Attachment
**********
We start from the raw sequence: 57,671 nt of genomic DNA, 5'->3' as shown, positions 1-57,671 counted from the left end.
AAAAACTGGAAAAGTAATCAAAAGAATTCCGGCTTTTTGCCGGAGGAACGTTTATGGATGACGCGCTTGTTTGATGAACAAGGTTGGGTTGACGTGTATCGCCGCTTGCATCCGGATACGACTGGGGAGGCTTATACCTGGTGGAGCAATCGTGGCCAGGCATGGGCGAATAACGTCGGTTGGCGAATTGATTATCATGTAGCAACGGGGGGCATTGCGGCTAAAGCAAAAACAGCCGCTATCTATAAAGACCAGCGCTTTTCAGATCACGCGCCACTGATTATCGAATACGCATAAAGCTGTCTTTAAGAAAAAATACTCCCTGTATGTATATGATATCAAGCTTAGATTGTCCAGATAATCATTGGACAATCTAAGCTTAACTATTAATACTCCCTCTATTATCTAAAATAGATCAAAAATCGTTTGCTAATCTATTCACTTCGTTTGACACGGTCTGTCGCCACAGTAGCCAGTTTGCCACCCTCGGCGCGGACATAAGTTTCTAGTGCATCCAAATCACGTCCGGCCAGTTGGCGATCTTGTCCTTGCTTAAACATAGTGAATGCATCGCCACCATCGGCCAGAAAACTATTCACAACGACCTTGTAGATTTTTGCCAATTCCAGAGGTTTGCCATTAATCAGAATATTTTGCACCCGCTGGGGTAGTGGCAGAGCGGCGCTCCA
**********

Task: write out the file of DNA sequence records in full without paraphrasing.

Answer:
We start from the raw sequence: 57,671 nt of genomic DNA, 5'->3' as shown, positions 1-57,671 counted from the left end.
AAAAACTGGAAAAGTAATCAAAAGAATTCCGGCTTTTTGCCGGAGGAACGTTTATGGATGACGCGCTTGTTTGATGAACAAGGTTGGGTTGACGTGTATCGCCGCTTGCATCCGGATACGACTGGGGAGGCTTATACCTGGTGGAGCAATCGTGGCCAGGCATGGGCGAATAACGTCGGTTGGCGAATTGATTATCATGTAGCAACGGGGGGCATTGCGGCTAAAGCAAAAACAGCCGCTATCTATAAAGACCAGCGCTTTTCAGATCACGCGCCACTGATTATCGAATACGCATAAAGCTGTCTTTAAGAAAAAATACTCCCTGTATGTATATGATATCAAGCTTAGATTGTCCAGATAATCATTGGACAATCTAAGCTTAACTATTAATACTCCCTCTATTATCTAAAATAGATCAAAAATCGTTTGCTAATCTATTCACTTCGTTTGACACGGTCTGTCGCCACAGTAGCCAGTTTGCCACCCTCGGCGCGGACATAAGTTTCTAGTGCATCCAAATCACGTCCGGCCAGTTGGCGATCTTGTCCTTGCTTAAACATAGTGAATGCATCGCCACCATCGGCCAGAAAACTATTCACAACGACCTTGTAGATTTTTGCCAATTCCAGAGGTTTGCCATTAATCAGAATATTTTGCACCCGCTGGGGTAGTGGCAGAGCGGCGCTCCA